‘Carrot and stick policy’ needed for cleaner air 

- May 21, 2020
| By : Nabeel Ahmed |

The Coronavirus brought about a dip in pollution levels in the country. The lockdown offers an opportunity to find out the options among greener fuels and make a switch With Lockdown 4.0 came multiple relaxations as central and state governments moved to revive the economy. And with these relaxations, unfortunately, came a rapid deterioration of […]

A cyclist passes police barricades in front of the Red Fort shrouded in haze

The Coronavirus brought about a dip in pollution levels in the country. The lockdown offers an opportunity to find out the options among greener fuels and make a switch

With Lockdown 4.0 came multiple relaxations as central and state governments moved to revive the economy. And with these relaxations, unfortunately, came a rapid deterioration of the air quality in the capital.

According to a study conducted by IIT Delhi, there was a 49% decline in the AQI during the third phase of the lockdown. However, the reprieve was shortlived. As vehicles started hitting the roads, even though in limited numbers, the air quality in the city went for a six.

According to data from the Central Pollution Control Board, out of 36 stations in Delhi, the AQI in as many as 16 was above 200 micrograms per cubic metre till 4 pm on Monday. A shift towards cleaner fuel then might be the best solution to ensure that air quality in the capital can be maintained at satisfactory levels.

If nothing else, says Akshay Kashyap, founder and Managing Director of Greenfuel Energy Solutions, the perceptible drop in air pollution levels during the lockdown can at least create awareness about the ways in which better fuel sources for mobility can ensure cleaner air. Kashyap, who has been in the clean fuel market since 2006, adds that the economic viability along with the awareness that the lockdown has created can become the driving factors behind greater adoption of cost-effective and cleaner vehicles powered by CNG and electricity, especially in the two-wheeler category.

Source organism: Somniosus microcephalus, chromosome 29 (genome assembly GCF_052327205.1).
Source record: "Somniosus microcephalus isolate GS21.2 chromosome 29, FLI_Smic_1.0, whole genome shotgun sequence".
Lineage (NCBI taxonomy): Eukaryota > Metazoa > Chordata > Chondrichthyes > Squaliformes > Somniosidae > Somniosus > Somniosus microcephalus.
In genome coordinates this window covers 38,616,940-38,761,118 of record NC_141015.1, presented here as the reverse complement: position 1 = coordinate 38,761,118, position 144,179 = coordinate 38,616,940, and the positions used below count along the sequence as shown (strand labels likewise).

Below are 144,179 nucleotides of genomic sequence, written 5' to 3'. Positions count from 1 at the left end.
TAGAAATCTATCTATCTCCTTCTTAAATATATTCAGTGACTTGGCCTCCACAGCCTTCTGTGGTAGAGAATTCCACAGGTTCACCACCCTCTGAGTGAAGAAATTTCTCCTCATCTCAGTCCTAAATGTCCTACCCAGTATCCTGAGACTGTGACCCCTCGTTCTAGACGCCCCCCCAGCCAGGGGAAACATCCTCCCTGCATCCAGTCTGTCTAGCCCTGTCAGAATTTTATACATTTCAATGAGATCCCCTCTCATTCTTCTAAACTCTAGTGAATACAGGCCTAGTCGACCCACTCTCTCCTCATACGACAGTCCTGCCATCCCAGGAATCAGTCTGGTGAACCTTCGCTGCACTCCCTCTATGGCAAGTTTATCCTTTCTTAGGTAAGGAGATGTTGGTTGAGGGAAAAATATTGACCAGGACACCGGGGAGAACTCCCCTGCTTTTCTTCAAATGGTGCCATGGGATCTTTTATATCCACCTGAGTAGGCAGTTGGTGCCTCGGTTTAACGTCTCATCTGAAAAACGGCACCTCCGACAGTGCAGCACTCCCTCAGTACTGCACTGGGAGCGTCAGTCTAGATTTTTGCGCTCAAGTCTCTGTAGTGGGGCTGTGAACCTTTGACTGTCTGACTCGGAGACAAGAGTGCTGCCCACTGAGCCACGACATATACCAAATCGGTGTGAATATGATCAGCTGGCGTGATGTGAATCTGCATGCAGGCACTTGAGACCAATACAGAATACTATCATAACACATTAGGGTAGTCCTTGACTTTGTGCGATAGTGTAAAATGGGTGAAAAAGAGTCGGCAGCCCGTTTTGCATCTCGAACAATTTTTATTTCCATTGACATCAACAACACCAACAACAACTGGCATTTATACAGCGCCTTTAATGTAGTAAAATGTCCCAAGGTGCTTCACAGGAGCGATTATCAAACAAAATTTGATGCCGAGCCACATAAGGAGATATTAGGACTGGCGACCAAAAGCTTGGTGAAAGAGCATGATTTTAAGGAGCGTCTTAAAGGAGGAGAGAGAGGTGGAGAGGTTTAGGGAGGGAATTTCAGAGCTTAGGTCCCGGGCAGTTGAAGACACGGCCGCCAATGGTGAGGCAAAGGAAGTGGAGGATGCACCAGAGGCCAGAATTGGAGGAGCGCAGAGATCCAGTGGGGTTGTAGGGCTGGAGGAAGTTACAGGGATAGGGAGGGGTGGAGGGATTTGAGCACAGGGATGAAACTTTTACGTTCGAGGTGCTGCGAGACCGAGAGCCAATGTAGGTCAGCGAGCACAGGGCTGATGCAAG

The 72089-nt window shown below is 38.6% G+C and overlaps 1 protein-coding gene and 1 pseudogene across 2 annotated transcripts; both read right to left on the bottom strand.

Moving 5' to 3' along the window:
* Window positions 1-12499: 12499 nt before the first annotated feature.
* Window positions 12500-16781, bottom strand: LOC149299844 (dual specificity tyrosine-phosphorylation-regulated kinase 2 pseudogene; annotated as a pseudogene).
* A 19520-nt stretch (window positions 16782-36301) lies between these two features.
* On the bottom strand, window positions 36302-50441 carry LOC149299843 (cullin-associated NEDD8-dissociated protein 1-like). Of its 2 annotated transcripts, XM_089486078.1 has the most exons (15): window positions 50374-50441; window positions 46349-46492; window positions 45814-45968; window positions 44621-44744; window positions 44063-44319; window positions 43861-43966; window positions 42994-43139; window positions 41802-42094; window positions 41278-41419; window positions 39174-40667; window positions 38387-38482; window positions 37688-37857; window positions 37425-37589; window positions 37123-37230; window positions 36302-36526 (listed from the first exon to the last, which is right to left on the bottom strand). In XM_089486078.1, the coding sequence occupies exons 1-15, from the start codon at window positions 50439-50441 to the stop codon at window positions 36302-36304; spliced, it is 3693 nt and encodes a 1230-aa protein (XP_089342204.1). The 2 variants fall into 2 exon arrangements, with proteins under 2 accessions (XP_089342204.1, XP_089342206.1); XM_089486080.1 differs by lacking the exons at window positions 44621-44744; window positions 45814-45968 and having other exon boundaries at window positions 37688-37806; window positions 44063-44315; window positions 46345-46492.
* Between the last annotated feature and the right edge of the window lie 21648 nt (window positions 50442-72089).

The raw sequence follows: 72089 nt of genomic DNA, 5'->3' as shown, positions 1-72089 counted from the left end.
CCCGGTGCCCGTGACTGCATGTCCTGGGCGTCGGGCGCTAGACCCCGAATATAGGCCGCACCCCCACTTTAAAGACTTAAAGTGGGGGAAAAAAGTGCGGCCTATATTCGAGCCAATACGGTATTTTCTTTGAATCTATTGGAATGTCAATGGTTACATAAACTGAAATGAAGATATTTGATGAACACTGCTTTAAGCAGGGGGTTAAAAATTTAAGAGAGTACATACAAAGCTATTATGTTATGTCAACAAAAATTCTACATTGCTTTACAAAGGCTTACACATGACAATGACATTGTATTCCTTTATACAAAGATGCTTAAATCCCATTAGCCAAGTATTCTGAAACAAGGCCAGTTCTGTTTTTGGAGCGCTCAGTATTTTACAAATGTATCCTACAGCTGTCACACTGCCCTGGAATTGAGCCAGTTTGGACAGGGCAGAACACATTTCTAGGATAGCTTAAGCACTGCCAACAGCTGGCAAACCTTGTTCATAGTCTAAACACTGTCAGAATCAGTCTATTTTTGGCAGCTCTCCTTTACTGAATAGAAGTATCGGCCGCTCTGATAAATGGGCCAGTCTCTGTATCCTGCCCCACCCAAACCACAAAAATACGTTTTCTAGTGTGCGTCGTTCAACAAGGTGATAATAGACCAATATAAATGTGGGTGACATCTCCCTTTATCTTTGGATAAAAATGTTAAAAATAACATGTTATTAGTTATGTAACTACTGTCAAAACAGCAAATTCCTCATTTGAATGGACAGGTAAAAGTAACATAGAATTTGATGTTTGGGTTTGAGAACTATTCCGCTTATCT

As the Coronavirus scare keeps normalcy away, Kashyap says shared mobility will take a backseat. In this scenario. The government can be an enabler to ensure greater adoption of green fuel. “As we move towards greater adoption of electric vehicles, the government in the interim can through tax reductions and greater incentivisation ease the way for consumers to switch over to CNG vehicles,” he says.

Mr Akshay Kashyap, Founder and Managing Director of Greenfuel Energy Solutions believes mandating the use of electric vehicles for deliveries during lockdown is the way forward

Another important development that will come in the wake of the pandemic, will be an increase in the use of e-commerce and delivery services; this, he says, can be used as an opportunity. “Mandating the use of all-electric two-wheeler vehicles for e-commerce and delivery services in the coming 3-6 months by up to 30-40% can be a great idea. Another area which can be worked upon is personal transport.”

As social distancing norms become the new normal, people will want to invest in personal modes of transport –in the current scenario, in which petrol and diesel-powered vehicles predominate, is a scary thought. However, this too can be used as an opportunity.

“The government can follow the carrot and stick policy. Wherein, on one hand, it incentivises the use of electric and CNG vehicles by reducing the current GST on them from 12-5% to nil, while at the same time mandating their use in fleets for deliveries” he adds.